George Washington had it built.
Martha Washington mentioned it in a letter to a friend.
And now, two hundred thirty-two years later, archaeologists have found it.
What is it? It’s a log cabin General Washington had constructed behind the main headquarters at Valley Forge, to use as a dining hall for himself and his top advisers. Archaeologists working for the National Park Service have now located it, having identified discolored earth that indicates the presence of the “sill log” that forms the base of a log cabin.
Washington, his aides, servants and wife all lived and worked together in the small headquarters house. To ease the cramped conditions in what some historians have dubbed the “1778 Pentagon,” the general had a cabin constructed. During the encampment, from Dec. 19, 1777 to June 19, 1778, British troops occupied Philadelphia. The cabin served as both a dining hall and war room for Washington and his men.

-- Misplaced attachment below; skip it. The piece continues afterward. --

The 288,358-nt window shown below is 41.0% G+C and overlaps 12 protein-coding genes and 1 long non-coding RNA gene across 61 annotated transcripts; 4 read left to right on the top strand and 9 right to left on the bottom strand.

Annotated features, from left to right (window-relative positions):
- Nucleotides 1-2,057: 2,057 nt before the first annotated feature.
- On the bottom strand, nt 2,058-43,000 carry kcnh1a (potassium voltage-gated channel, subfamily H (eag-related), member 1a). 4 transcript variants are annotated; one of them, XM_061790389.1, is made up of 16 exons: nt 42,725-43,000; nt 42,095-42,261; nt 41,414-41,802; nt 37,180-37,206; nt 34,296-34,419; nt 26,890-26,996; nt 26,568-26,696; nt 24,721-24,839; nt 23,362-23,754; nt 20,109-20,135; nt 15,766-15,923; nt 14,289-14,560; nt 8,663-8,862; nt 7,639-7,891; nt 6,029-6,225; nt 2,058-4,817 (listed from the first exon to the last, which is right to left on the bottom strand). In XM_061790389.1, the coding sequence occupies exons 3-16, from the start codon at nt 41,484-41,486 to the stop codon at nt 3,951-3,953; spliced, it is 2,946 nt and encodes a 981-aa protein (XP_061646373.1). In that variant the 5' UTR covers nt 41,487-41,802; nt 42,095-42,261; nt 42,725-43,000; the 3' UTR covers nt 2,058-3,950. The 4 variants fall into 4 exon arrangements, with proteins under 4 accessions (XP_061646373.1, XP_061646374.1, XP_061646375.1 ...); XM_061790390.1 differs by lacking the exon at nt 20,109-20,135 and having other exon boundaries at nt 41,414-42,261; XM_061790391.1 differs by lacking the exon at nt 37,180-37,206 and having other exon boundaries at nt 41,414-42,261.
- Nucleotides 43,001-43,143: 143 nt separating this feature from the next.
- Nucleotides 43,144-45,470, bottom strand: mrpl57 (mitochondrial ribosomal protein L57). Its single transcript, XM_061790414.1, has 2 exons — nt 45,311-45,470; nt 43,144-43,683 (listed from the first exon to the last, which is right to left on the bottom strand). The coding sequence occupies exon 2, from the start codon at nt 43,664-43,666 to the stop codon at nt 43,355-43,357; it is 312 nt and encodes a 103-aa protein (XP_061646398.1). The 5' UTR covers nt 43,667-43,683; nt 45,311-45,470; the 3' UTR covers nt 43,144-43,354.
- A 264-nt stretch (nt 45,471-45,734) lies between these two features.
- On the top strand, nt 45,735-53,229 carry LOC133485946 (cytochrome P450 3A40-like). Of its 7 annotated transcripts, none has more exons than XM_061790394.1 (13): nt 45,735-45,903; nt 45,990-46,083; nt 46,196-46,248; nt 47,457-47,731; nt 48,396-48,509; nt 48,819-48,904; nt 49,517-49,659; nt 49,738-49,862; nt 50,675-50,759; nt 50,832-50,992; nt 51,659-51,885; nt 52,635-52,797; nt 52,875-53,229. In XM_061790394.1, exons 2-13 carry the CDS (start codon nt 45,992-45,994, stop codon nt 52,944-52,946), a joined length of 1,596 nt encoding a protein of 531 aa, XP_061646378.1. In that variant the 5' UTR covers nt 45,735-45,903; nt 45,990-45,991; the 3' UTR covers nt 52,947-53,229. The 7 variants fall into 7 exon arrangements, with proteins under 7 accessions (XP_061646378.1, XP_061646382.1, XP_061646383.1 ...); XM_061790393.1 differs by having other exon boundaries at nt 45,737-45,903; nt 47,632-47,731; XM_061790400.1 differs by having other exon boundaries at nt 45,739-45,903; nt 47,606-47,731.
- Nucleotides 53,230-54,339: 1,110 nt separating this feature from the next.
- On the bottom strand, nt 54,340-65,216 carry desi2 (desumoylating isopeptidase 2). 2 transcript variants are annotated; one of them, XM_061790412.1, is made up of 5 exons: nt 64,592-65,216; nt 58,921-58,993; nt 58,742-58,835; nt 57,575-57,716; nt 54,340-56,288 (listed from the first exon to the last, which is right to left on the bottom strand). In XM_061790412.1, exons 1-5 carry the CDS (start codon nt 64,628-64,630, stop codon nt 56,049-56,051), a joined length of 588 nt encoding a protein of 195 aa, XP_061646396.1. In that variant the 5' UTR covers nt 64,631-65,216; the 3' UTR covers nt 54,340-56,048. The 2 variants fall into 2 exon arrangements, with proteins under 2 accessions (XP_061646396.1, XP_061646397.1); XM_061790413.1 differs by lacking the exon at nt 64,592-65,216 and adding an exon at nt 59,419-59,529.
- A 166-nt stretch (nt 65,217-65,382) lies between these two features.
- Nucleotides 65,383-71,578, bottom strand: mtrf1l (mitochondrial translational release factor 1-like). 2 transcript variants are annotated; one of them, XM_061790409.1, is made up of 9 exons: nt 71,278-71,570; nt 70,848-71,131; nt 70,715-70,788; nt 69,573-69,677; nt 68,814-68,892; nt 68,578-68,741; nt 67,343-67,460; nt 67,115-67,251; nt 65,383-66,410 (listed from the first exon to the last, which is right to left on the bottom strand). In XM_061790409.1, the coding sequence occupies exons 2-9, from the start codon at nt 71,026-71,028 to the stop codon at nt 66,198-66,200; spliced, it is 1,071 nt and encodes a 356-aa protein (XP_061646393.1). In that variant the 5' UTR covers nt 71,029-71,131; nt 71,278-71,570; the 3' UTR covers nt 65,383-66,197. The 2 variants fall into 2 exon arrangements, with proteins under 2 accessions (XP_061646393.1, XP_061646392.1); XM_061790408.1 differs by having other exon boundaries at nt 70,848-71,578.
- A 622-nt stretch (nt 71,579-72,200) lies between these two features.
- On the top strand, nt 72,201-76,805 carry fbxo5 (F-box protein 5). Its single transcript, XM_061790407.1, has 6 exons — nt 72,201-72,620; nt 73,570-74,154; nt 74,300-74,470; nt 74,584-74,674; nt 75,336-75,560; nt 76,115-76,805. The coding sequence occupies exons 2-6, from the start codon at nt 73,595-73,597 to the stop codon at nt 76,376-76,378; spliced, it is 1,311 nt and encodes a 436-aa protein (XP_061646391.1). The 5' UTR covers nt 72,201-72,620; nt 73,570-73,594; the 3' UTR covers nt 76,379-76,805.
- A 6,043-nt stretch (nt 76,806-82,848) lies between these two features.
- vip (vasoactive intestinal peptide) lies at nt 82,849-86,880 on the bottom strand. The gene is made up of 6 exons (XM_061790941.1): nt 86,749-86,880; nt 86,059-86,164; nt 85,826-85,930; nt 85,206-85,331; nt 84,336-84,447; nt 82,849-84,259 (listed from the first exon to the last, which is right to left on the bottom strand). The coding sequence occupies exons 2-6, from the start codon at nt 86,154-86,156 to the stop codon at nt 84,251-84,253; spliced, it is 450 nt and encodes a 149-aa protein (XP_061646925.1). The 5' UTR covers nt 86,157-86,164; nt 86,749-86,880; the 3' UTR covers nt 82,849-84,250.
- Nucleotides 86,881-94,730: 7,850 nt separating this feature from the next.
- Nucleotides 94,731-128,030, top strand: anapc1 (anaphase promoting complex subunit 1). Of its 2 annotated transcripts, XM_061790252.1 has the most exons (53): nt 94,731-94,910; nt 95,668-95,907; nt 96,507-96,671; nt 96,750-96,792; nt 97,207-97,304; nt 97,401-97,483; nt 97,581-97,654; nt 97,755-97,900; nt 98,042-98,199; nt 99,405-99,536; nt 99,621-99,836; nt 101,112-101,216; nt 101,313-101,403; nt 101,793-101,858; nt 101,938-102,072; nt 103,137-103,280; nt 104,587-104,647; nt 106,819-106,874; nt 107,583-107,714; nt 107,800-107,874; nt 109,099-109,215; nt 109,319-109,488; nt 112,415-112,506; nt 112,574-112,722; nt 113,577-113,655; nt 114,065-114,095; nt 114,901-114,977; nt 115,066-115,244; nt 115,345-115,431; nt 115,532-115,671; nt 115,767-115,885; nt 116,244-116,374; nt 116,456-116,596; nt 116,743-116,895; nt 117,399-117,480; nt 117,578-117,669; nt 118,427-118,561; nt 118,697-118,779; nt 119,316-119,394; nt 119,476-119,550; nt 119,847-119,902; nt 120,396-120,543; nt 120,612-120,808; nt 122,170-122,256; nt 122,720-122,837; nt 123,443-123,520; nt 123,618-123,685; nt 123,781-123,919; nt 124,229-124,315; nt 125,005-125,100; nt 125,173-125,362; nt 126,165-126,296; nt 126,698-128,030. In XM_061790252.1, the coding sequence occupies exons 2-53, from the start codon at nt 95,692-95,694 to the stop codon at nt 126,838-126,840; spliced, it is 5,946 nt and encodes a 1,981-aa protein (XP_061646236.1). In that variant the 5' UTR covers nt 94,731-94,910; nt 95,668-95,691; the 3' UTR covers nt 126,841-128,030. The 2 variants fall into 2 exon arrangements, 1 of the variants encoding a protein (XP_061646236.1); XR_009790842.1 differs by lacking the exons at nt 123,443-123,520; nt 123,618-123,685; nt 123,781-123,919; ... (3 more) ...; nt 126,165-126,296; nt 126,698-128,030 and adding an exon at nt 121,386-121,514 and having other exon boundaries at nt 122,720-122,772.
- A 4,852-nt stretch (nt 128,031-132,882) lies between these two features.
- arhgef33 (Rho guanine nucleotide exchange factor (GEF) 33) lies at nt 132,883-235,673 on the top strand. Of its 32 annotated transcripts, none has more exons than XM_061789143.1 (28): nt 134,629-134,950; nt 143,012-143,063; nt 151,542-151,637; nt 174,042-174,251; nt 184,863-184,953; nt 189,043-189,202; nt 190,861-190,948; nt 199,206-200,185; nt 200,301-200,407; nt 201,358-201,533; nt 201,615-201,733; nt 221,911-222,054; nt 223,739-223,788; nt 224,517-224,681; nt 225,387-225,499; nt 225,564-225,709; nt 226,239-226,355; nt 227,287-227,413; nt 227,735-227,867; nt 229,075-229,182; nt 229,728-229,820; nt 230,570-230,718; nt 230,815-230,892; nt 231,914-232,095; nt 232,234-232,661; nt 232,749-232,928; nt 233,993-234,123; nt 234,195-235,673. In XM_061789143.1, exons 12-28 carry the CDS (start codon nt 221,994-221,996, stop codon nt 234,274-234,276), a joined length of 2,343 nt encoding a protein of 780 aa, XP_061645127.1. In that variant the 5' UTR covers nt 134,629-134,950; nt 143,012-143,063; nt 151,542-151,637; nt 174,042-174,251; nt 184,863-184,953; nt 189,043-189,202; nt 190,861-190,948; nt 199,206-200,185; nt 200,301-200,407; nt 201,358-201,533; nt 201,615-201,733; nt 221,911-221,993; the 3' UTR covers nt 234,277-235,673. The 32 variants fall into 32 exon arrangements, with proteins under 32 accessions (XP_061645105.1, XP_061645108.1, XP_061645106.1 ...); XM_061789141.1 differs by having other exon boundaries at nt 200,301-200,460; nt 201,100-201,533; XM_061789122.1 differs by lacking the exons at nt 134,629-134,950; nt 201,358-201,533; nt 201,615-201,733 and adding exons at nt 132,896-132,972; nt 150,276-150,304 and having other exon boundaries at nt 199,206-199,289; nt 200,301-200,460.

It is unknown how many critical debates took place in this tiny structure, debates that guided the fate of millions yet to be born, and pointing us to it was a single piece of correspondence from a woman to her friend.
One small cabin, one small letter. Sometimes, the little things truly are what count!